Over the past few years, the Canada Revenue Agency (CRA) has made great strides in training its collection agents in deploying different methods to collect money from taxpayers. The tactics they deploy will depend on how strong their position is.
If they know what you own, where you work, or where you bank, they will simply refuse to negotiate with you and begin seizing your assets or garnisheeing your wages. However, if they are unsure about what they know, or feel as though other relevant information could improve their ability to collect, this is when the games will begin. We use the word “game” but not in the fun sense. Put more bluntly they are CRA tactics (or tricks) to get you to disclose the information they need, essentially making you your own worst enemy.
Good Cop/Bad Cop – This is played out in two ways. In the first method the Good Cop contacts you and you think “wow! I got really lucky – this CRA person is so helpful and polite. No pressure. They are telling me I can get payment terms but to get me approval for this they need financial disclosure. Ok.” So most people simply give the information because they believe this is needed to get treated fairly. Then the file gets transferred. The Good Cop no longer has your file. The Bad Cop is aggressive and tells you to pay them in full – in some impossibly short time frame (like next week). With all the information you gave the Good Cop, the Bad Cop can quickly proceed to attack you by freezing bank accounts and retirement plans, garnisheeing your income and registering liens on your home and vehicles. Remember, the Bad Cop does not need a Court Order or even to provide you with a warning. He has legislated powers to just swoop in and collect.
Another way this is played out is that the Bad Cop gets to you first and is so aggressive with you that they push you to the brink and you stop returning their calls or perhaps you just hang up on them. One collector will terrorize you and then when you are at your weakest, the next will come in like your best friend. In an attempt to garner some relief, you may try to work with the ‘nice’ collector only to see them remove their mask and reveal their fangs once you have disclosed personal information to them in the hopes of a payment plan. This will lead to face enforcement action, bringing us to the next tactic….
Financial disclosure forms – this is when CRA indicates they will accept a short term payment plan from you in exchange for proof that you can’t pay in full. They will send you a financial disclosure statement and ask you to disclose your income source and assets. When the short term payment plan expires (or you miss a payment) CRA now has all the information it needs to attack you if you will not pay according to their demands (rather than what you can fairly afford). OR CRA decides that based on your financial disclosure that they feel you can pay more or pay in full. At this point they will renege on the payment plan and come after you.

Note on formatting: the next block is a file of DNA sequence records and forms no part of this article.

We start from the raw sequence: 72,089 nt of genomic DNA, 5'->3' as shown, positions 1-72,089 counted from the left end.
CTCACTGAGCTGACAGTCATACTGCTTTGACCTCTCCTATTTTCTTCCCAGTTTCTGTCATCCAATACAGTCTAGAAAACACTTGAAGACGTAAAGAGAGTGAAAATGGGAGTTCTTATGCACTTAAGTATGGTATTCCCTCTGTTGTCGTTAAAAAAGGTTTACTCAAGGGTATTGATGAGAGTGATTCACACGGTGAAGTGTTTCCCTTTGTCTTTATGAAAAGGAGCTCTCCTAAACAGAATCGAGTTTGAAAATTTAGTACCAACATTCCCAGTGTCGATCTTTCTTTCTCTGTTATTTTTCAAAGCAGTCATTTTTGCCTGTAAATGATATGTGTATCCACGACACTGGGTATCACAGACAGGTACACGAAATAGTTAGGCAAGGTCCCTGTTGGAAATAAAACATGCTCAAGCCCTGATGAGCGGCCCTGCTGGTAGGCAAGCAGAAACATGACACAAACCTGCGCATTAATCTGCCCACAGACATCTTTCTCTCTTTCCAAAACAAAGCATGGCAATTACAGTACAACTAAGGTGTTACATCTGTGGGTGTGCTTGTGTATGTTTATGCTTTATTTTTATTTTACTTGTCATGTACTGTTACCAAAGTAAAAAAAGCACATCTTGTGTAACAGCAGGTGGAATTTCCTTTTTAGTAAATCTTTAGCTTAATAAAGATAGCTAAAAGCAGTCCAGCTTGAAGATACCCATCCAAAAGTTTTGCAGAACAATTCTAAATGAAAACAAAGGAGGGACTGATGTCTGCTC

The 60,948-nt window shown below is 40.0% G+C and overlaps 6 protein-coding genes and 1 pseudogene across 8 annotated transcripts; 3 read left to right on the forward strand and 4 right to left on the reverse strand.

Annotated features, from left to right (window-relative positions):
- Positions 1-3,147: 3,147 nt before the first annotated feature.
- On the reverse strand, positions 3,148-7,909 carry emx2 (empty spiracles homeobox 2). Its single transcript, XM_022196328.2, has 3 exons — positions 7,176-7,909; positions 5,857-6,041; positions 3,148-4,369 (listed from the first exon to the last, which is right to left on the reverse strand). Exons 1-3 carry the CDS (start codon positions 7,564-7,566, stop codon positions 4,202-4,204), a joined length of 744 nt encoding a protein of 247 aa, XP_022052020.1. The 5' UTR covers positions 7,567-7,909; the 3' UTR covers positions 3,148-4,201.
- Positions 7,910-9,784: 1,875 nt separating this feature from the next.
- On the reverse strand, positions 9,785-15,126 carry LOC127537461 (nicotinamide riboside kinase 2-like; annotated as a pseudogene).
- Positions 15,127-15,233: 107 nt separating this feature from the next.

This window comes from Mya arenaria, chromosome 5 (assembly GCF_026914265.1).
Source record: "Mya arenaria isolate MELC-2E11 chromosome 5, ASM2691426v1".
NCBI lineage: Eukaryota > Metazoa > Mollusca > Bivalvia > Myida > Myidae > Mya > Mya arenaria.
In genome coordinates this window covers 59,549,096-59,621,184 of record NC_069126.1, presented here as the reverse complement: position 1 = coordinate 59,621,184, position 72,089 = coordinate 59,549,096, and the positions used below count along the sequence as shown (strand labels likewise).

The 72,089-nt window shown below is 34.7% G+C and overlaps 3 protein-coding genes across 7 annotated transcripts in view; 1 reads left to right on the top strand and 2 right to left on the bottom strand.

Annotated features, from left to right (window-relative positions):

No matter how nice your CRA collector is, they are not your friend! They don’t feel sorry for you and you don’t sign their paycheques. They have one mandate and that is to close their file. Their file cannot be closed unless you pay in full or are bankrupt.
This does not mean that an arrangement can’t be made with CRA that is fair and reasonable? It is possible to negotiate a realistic payment plan, but unless you are a skilled negotiator with many years of experience dealing with CRA collectors, trying to do so could put you in worse shape.
The best thing to do is get informed, do your research and talk to professionals who know how to deal with CRA. Some important strategies when dealing with CRA include never giving CRA cheques on your bank account – pay by money order or credit card – and never just giving up a financial disclosure statement. Always beware, when faced with collections action by CRA, of the good cop/bad cop tactics.
For more information about how to get a payment plan in place with CRA visit www.taxsolutionscanada.com or call 1-888-868-1400.